A 4300km-Long Particulate Hydrothermal Plume West of the Southern East Pacific Rise (15°S): Particulate Minor and Trace Elements from the U.S. GEOTRACES Eastern Pacific Zonal Transect

Tuesday, 16 December 2014
Jessica N Fitzsimmons1, Kiefer O Forsch1,2, Robert M Sherrell1,3 and Christopher R German4, (1)Rutgers University New Brunswick, New Brunswick, NJ, United States, (2)Scripps Institution of Oceanography, La Jolla, CA, United States, (3)Rutgers University, Department of Earth and Planetary Sciences, Piscataway, NJ, United States, (4)Woods Hole Oceanographic Inst., Woods Hole, MA, United States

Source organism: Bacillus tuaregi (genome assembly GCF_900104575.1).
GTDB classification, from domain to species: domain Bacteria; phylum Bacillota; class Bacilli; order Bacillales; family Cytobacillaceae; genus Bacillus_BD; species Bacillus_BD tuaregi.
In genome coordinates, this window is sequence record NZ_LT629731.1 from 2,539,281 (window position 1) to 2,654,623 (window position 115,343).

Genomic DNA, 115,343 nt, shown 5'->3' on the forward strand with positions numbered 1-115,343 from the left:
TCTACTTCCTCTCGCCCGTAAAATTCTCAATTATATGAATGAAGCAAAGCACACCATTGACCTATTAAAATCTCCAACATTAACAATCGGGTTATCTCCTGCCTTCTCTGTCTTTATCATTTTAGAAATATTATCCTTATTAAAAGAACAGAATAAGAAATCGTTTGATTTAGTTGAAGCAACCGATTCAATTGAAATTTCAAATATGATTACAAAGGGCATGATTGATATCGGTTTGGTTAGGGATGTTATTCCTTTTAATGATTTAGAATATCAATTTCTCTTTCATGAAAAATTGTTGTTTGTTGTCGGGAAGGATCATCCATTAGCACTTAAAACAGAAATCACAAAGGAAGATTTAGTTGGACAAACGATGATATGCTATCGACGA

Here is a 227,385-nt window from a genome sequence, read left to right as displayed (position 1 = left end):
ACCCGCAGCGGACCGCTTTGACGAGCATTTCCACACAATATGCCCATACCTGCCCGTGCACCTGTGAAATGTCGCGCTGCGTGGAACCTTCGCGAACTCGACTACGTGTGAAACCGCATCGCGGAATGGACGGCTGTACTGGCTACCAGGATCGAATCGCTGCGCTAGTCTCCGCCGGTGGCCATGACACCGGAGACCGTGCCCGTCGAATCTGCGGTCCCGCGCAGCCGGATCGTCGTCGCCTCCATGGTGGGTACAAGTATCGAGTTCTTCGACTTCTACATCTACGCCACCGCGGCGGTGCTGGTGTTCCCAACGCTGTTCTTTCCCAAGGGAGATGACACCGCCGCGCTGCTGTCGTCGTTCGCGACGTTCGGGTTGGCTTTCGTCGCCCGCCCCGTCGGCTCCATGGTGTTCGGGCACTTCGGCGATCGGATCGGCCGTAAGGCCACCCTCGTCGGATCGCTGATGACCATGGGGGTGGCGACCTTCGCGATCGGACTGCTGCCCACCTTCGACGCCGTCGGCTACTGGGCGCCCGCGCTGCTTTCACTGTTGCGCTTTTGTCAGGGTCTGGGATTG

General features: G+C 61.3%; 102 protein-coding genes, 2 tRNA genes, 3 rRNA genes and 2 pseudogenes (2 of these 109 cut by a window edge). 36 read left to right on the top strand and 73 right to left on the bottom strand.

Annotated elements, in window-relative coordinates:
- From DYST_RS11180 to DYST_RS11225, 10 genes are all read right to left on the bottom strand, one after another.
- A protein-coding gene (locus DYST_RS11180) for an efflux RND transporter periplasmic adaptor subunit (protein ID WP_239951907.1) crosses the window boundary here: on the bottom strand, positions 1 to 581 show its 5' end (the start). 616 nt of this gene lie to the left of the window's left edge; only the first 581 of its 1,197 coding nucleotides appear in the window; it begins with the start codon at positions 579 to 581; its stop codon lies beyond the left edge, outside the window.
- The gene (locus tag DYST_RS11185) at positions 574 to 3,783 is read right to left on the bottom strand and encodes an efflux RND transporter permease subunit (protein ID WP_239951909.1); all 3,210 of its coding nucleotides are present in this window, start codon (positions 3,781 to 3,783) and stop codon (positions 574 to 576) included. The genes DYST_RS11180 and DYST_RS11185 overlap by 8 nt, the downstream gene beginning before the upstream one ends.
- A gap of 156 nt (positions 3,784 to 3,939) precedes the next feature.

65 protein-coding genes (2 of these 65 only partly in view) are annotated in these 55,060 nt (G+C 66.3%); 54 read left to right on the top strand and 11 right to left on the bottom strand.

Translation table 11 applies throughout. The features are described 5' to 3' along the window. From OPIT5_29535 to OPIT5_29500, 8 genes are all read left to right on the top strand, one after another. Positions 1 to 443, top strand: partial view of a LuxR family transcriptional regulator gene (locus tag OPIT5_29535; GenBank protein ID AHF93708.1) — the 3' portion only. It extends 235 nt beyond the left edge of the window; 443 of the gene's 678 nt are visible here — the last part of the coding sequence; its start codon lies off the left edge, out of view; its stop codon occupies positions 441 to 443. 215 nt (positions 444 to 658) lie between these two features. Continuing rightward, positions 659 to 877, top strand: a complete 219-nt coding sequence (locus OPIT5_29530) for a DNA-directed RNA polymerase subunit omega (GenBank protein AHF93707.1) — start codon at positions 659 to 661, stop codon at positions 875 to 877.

Research over the last 35 years has demonstrated a substantial influence of deep-sea hydrothermal venting on seawater chemistry proximal to vent sites, but basin-scale hydrothermal effects are to date only hypothesized on the basis of limited seawater and sediment sampling downstream of vent sites. The U.S. GEOTRACES Eastern Pacific Zonal Transect cruise investigated these potential long-range hydrothermal influences by sampling along the 15°S southern East Pacific Rise (EPR) plume, which is known to extend >4000 km from the EPR based on He-3 distributions. We present measurements of 30 particulate elements (>0.45 µm, filtered from GO-Flo bottles) at 11 stations along this transect. Concentrations of pFe and pMn peaked at 90 nM and 9 nM at 2425m above the EPR ridge axis (Sta 18), with no measurable back-transport to the east. A clear plume signature was detected at all stations from the ridge axis to the last station 4300 km to the west, where attenuated but background-distinguishable pFe and pMn peaks of 0.31 and 0.11 nM persisted at 2500m (Sta 36). Notably, the pMn peak appeared slightly deeper than the pFe peak near-field, and distal pMn decreased faster than pFe, a prime example of variable particle composition and settling behavior along the plume. The oxyanions pV (377 pM max) and pP (20 nM max) and particle-reactive pNd (2.42 pM max) all showed strong correlations with pFe and similarly remained enriched at distal stations, suggesting scavenging by Fe oxyhydroxides. The chalcophiles pCu (0.27 nM), pZn (75 pM), pCd (0.35 pM), and pCo (5.7 pM) were all enhanced near-field but, except pCu, reached background concentrations by Sta 23, indicating that sulfide particles either preferentially settle or dissolve early in plume evolution. Elevated pCu, in contrast, persisted throughout the sampled plume length. No elevated pAl, pTi, or pNi was evident in the hydrothermal plume, yet a substantial nepheloid layer with high concentrations of crustally-dominated elements was detected from 4000m to near-bottom depths >5000m in the westernmost section (Sta 32 and 36). Further physical and chemical characterization and modeling of this 4300-km particulate hydrothermal plume will help reveal what combination of size, density, and chemical speciation permits such long-range hydrothermal particle transport in the South Pacific.